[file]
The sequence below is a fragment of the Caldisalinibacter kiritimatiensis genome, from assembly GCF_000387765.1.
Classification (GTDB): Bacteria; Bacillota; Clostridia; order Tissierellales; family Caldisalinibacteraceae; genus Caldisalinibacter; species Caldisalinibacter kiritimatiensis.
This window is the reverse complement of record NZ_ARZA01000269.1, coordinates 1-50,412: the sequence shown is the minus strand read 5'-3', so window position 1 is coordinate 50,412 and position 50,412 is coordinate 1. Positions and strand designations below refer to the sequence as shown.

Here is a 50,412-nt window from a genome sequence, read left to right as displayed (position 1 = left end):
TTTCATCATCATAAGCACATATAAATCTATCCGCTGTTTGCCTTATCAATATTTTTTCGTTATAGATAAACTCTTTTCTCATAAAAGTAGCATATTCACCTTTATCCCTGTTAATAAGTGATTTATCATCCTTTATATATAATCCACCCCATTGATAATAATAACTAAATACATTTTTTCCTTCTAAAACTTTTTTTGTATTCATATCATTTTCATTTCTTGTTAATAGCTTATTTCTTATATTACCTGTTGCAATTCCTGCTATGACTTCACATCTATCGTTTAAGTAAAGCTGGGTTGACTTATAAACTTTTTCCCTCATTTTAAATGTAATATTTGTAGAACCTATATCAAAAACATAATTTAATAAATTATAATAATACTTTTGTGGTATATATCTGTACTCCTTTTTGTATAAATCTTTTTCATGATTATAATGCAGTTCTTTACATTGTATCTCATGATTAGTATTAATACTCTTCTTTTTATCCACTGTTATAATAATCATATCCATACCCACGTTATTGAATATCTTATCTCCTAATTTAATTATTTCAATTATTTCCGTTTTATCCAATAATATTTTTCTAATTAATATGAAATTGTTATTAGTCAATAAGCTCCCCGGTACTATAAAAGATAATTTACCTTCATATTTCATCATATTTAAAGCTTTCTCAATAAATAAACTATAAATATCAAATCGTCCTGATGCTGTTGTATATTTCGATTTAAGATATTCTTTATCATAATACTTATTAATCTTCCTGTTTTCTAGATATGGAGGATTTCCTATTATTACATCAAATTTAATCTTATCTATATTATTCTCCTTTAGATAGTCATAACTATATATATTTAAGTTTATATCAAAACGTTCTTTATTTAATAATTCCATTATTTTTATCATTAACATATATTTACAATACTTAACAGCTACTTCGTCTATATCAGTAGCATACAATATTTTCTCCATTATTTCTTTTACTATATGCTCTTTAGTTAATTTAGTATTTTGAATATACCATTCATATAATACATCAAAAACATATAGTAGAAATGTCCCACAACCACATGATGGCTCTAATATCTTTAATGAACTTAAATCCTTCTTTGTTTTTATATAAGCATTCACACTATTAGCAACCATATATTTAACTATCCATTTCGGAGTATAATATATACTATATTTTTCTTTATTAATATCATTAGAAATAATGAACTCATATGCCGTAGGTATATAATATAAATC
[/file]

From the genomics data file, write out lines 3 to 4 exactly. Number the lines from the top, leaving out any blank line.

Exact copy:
This window is the reverse complement of record NZ_ARZA01000269.1, coordinates 1-50,412: the sequence shown is the minus strand read 5'-3', so window position 1 is coordinate 50,412 and position 50,412 is coordinate 1. Positions and strand designations below refer to the sequence as shown.

Here is a 50,412-nt window from a genome sequence, read left to right as displayed (position 1 = left end):